As we started our downwards journey I could not help admiring our guides. These pathans with their integrity, honesty, religious bond and faith in God were truly remarkable people. Here we were completely at their mercy, but for some strange reasons, we did trust them or we would not be here. I had always known how everyone made fun of them, saying that they were foolish, simple and ignorant-- still living and following a lifestyle of a hundred years ago. I personally had a completely different view of them. I felt their values were above reproach as they clearly had virtues like love and kindness and they had real respect for women as they were 'mothers.' The only bond we had with them was religion, and to them we were their brethren and they proved the strength of their belief.
As the clock ticked away, we started seeing faint lights in the eastern sky and soon the sky was red— one of my most memorable sun rises. Finally, we reach plain ground. There came a time when they told us to get down from the mules, gently, they warned us. The ordeal was over. We almost jumped down and to our surprise could not stand up as our legs were fatigued and our muscles excruciatingly painful.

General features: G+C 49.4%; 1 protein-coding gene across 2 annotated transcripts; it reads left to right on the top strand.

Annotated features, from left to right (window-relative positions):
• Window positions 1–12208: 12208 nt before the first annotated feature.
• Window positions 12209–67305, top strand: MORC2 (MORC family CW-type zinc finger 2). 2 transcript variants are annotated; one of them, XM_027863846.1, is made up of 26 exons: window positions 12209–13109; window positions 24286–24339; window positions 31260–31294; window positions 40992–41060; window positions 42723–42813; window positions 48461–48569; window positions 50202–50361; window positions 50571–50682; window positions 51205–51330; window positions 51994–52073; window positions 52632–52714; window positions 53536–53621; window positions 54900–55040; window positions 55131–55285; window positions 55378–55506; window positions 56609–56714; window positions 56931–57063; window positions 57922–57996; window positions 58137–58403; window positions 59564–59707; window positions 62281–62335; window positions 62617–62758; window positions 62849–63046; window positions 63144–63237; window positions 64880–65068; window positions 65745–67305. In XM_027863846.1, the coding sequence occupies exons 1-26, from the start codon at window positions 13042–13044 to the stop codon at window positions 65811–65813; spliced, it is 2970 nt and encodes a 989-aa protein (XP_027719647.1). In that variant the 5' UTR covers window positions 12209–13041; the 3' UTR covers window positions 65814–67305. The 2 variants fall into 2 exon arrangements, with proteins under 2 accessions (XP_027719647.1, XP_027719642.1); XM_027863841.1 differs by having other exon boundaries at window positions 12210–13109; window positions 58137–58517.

Abba suddenly became sick and we were all worried. But Amma took the reins, and we sat on the ground under a tree, drank water and rested for a while. Suddenly, a car arrived from nowhere and we were told that this car would take us to Kabul.
We had at last crossed the border, no check post, no passport or visa!
ALIENS IN FAMILIAR LANDS
We were free and I cannot express in words how that felt. It was like a dream. As we looked around the roads leading to Kabul, it was the same winding road, few cars, buses and trucks as we had seen in many hill stations of Pakistan.